In her paper, "Reading Liksom's Short Story 'We Got Married' in Post-communist Estonia," Malle Järve discusses the reception of Rosa Liksom's text in post-communist Estonia. After gaining independence, Estonians became exposed to varieties of literature including avant-garde texts which did not fit easily with the expectations and rules of interpretation developed during Soviet rule. Based on data collected in 1993 and 1998, Järve focuses on the cultural repertoire (discourses, stereotypes, values, literary expectations, etc.) used by readers while constructing meaning to the text, perceived predominantly as foreign/Other. Järve's objective is an attempt to explain: 1) who/what the Other in the text is and how "otherness" / "self" is identified socially and articulated in terms of gender roles, social class, nationality, etc., and 2) how the cultural repertoire/codes used and the contextualization of the text changed during the 1990s in Estonia. In the interpretations of Estonian readers in both samples, the traditional notions of gender roles as well as class-related and national distinctions/stereotypes played an important role. For example, the notion of "low life" in the text was often attributed to local Russians. Järve's findings refer to a cultural model where achievement, education, moderation, good manners, social status, and other external and behavioral characteristics are highly valued. Of note is that the text caused less confusion for the readers in 1998 than in 1993 and that it was interpreted increasingly within an audio-visual frame of reference. She includes in her analysis Finnish respondents' data where a differentiation can be observed between Estonian and Finnish perceptions and responses to the short story.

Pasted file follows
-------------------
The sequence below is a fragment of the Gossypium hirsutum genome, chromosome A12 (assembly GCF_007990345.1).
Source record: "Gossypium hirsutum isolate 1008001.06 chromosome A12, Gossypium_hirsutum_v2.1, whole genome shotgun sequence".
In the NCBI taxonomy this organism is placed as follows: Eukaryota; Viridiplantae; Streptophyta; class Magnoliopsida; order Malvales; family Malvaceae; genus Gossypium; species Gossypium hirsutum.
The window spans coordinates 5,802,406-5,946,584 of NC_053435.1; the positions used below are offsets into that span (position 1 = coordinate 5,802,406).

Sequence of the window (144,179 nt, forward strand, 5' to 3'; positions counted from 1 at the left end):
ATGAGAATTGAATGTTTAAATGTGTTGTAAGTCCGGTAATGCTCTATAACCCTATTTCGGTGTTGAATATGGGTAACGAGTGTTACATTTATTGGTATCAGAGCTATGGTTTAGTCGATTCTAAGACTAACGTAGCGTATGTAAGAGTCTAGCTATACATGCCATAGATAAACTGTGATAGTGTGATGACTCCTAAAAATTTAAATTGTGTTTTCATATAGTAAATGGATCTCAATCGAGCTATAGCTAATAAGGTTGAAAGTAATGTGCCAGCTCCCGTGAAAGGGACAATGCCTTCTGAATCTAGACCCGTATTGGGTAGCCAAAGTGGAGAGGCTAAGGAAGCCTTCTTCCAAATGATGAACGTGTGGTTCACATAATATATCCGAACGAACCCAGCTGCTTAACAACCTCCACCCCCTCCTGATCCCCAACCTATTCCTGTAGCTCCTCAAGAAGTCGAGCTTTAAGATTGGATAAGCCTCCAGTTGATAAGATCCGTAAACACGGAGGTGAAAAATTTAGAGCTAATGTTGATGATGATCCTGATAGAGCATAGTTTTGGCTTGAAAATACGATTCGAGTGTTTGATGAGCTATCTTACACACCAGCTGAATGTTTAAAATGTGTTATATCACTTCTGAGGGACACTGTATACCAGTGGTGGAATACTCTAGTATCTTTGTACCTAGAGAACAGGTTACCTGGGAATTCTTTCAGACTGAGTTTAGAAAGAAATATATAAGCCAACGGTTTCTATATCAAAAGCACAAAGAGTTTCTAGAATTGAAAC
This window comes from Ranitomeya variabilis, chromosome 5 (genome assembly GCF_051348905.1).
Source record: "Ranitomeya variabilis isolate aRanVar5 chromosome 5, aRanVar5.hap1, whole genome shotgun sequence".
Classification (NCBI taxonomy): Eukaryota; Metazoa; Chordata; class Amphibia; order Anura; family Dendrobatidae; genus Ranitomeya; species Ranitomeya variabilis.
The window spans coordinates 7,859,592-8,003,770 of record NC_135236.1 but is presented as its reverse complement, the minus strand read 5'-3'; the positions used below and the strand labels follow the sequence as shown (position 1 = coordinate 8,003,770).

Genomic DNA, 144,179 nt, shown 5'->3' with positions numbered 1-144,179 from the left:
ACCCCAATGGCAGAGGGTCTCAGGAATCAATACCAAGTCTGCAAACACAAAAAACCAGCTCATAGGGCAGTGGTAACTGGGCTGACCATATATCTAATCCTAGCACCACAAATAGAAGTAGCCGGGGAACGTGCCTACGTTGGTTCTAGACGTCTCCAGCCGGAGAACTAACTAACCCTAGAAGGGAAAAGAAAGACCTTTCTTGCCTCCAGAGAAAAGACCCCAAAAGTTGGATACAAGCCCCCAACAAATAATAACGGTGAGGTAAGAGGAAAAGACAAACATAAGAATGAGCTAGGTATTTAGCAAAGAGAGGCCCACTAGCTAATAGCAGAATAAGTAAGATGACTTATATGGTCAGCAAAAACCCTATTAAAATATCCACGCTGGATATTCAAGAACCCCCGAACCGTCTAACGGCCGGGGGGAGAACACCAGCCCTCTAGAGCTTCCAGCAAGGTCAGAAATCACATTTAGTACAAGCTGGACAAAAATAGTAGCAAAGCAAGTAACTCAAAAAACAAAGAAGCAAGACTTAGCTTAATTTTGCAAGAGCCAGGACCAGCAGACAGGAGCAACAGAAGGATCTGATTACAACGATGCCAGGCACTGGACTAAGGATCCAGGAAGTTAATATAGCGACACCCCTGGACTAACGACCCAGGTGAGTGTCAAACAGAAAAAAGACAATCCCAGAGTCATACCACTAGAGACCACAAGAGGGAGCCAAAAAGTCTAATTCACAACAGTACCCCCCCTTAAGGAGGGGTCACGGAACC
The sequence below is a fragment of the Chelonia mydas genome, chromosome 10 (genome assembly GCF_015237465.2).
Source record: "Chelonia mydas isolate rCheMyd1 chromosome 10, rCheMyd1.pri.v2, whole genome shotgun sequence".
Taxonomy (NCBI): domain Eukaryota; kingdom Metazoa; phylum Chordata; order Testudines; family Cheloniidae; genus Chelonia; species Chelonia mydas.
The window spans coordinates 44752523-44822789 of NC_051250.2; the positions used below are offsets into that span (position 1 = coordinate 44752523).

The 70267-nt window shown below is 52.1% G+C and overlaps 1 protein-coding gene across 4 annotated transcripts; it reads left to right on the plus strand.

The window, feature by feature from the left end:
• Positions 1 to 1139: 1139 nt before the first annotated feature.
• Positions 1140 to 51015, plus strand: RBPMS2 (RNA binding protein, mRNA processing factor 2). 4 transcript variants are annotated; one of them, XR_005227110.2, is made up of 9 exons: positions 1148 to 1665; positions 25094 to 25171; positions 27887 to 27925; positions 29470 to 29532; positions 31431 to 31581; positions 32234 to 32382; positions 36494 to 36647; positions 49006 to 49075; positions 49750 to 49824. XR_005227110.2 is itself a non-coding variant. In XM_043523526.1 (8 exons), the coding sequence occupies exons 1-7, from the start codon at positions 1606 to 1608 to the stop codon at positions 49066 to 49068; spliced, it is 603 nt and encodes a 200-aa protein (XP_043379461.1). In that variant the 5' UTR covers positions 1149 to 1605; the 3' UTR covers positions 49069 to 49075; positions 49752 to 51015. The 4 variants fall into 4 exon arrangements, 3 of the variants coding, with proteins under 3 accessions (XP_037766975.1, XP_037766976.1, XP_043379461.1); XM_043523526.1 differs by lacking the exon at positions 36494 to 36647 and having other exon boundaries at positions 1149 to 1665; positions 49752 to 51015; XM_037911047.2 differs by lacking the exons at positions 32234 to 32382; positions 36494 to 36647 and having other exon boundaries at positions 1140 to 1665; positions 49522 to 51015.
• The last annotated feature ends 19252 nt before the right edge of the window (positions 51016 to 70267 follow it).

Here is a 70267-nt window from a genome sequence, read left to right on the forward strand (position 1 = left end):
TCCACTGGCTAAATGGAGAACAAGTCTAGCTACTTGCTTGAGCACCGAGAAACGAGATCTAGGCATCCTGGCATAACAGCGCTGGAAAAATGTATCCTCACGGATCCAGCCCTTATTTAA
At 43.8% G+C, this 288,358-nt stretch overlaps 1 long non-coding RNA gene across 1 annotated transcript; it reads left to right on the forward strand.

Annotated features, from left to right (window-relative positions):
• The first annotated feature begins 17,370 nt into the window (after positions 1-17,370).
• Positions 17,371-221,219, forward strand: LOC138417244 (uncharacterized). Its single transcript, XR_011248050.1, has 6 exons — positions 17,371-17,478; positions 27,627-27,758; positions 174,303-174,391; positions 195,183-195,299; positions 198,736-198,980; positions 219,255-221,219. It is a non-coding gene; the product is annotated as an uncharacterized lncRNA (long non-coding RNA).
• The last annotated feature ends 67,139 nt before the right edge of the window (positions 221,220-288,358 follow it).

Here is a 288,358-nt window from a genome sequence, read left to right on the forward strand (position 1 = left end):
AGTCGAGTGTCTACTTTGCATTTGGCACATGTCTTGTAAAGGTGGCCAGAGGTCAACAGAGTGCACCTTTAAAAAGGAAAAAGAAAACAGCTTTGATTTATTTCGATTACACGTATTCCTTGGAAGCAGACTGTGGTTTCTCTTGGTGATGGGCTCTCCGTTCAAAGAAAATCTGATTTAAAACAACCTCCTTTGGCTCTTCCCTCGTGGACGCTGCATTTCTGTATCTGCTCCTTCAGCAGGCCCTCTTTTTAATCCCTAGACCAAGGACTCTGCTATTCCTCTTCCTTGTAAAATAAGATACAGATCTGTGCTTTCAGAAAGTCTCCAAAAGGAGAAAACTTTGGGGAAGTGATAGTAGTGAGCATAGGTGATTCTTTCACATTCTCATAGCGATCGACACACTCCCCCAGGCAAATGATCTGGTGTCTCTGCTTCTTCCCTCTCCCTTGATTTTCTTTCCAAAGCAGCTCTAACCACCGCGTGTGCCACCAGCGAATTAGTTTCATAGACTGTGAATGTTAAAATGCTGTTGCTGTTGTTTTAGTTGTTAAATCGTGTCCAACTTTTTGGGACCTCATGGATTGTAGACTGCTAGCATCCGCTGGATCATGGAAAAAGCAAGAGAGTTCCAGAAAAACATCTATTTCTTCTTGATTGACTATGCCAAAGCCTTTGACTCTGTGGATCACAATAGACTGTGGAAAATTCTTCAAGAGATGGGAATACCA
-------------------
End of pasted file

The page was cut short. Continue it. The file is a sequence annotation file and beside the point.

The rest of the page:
"Reading Liksom's Short Story "We Got Married" in Post-communist Estonia."
CLCWeb: Comparative Literature and Culture
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